Then, someday you've got your shiny new superbike, and the old one is good for bad weather / trainer / loaner / backup.

    Upgrading piece by piece can be needless and sometimes expensive, but it can also be fun. Back in the 90s when I got my first cromo rigid MTB, I tinkered with it all through college. I still have and ride it, the only stock components left besides the frame are the front derailleur and seatpost.
    I dunno there's something I find strange about this post. If you can wrench a bike you can ride whatever it is you want and the truth is shiny new wheels absolutely don't make you any faster in a race unless you're off the front and then more aero wheels MAY make a difference if you're going fast enough... like at least 35km/hr - 20m/hr or going up a ridiculously steep hill. Riding at an average speed of 35km/hr without any training to maintain that tempo is absolutely difficult and you probably will never do it by yourself, and that's about category C pace. I've seen a lot of category A crit racers and the bike they're on does not make them faster. In fact in the city I live in there is one track the Conti pros come and hang out in the off season and almost none of them run deep section wheels.

    Upgrading a drive train is about having the right gears like a 53-39 11-28 setup so you have the right gearing to have enough speed in a sprint. You absolutely wont win a sprint on a compact groupset simply because you wont have the right gears. Not by yourself anyway... I can lead you out... and then let you win... but you wont ever win a race ending in a sprint with a compact groupset. What you do need is the right gears and on a relatively recent bike made within the last 11 years or so with the right gearing and a 10 speed groupset or better so you don't have large gaps between cogs this is one of the few things you actually need.

    You do not need a shiny new super bike... all you need is this... I'm not saying this because its my bike. I'm using it because its an example. A more aero super bike will not make you any faster at all in a group race. Stop kidding yourself, you're not a later day hero that's going to win the Tour De France or Vuelta or Giro... stop kidding yourself.

    People justify to themselves lots of stupid ways to spend money on bikes and bike parts they don't need rather than building a $1500 race bike with the parts they want. You can absolutely build a race winning bike for less than $2000. There are some WEIRD obsessions among roadies of justifying spending $10000+ on a super bike they will never learn how to ride properly and will fit out with super wide handlebars, a flipped stem that's too short and with too much positive angle to ever have a proper racing position and drops that are too shallow to ever be useful in a race. Then they wonder why they sell their super bike for one third the price in two years time because its "outdated" and because they never raced it

    Get a decent computer and a heart rate monitor then got on training peaks or something and learn how to train properly so you can ride above tempo without blowing up. Stop wasting money on shiny new bikes. I fell off the back of another rider while going up a hill today... by knowing something about not blowing up I was able over about 10km to get back on his wheel at my own pace and pass him. This is because I ride properly not because I need a shiny new bike. Someone else would have tried to hold the wheel, blown up and lost a race like that. I just stayed in the bottom of zone 4 slightly above tempo and waited until he cracked. Racing is about being smart, not shiny new bikes.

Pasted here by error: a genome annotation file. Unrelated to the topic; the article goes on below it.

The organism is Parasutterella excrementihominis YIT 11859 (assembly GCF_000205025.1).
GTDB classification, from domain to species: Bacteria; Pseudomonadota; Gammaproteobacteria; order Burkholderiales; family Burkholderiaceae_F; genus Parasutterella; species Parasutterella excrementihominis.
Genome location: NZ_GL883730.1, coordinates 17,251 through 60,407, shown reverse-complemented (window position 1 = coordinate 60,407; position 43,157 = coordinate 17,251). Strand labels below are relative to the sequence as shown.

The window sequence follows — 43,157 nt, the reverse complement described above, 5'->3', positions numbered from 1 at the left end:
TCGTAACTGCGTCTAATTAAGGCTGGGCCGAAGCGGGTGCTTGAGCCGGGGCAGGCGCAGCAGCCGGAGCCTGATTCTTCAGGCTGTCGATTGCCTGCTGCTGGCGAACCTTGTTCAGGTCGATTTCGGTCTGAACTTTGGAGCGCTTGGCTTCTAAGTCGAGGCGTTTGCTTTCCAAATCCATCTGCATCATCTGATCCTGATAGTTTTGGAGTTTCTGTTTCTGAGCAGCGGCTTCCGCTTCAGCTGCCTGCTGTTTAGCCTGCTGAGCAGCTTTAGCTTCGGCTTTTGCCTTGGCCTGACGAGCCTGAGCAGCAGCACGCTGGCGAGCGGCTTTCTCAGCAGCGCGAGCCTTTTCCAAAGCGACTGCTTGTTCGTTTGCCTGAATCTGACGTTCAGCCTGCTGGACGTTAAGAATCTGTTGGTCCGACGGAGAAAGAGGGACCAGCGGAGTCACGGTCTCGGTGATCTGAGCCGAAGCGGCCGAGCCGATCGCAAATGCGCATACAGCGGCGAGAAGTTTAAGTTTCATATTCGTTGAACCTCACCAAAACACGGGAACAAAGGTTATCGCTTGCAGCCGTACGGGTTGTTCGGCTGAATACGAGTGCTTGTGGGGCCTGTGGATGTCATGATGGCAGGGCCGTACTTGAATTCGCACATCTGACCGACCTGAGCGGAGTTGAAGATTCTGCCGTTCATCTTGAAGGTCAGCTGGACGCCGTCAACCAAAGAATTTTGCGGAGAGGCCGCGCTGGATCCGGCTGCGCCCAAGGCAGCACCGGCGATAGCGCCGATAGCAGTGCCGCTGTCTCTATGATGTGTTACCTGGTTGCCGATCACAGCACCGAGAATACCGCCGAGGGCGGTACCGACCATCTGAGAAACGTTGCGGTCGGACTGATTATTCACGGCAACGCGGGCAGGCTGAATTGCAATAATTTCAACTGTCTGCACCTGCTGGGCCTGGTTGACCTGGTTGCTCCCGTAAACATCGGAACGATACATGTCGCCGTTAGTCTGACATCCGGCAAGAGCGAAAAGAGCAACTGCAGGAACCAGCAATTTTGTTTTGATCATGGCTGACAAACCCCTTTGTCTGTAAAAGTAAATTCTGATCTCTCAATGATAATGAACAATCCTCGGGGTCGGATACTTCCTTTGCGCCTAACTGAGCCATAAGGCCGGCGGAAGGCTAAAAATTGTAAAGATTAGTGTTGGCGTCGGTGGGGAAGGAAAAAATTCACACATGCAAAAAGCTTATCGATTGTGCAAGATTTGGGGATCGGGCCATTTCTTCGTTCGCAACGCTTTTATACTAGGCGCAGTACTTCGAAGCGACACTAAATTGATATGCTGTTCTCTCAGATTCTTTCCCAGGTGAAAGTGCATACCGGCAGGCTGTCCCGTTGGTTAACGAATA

Also... telling a newbie they will ever need a super bike when they haven't even worked out what type of rider they are yet is just plain dumb and bad advice. Its the type of advice I'd expect at a bicycle store for pigeons where the owner is only interested in how much money they can make such as this one. They're run through corporate money that was given to a family member from another company that made all of its money in travel agencies. It's not the type of advice I would expect on a forum for people wanting to get into riding road bikes.

    Hell if you want a really cool old weird road bike by a Klein and put modern parts on it...

    1st Road bike setup/upgrades-sam_5248ok.jpg
    Last edited by 1500SLR; 2 Days Ago at 05:54 AM.

  18. #18
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    Not sure why you quoted my post in yours, all I was saying is that wrenching can be fun, it's a good thing to learn, and it's fun to make your bike personal. Then I pointed out that a lot of people eventually upgrade bikes because that's simply what they do... and if the OP does that they should keep the old one.

  19. #19
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    I was just pointing out its almost unnecessary to upgrade your frame if you buy the right frame in the first place. I was sitting at a crit meet the other day and seeing people riding around on $10000 bikes or even $5000 bikes got me thinking about what we justify ourselves to have a "shiny new bike" when the one we have is perfectly functional and with the right parts on it we can build a bike that wont be UCI road legal anymore.

    It also got me thinking about a frame like that Klein from an American company that started this whole obsession with over sized tubing on modern road bikes in the first place.

  20. #20
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    Quote Originally Posted by 1500SLR View Post
    It also got me thinking about a frame like that Klein from an American company that started this whole obsession with over sized tubing on modern road bikes in the first place.
    "Oversized" tubing became necessary when we went from steel to aluminum and then carbon.
    "With bicycles in particular, you need to separate between what's merely true and what's important."-- DCGriz, RBR.

    “Statistics are like bikinis. What they reveal is suggestive, but what they conceal is vital.” -- Aaron Levenstein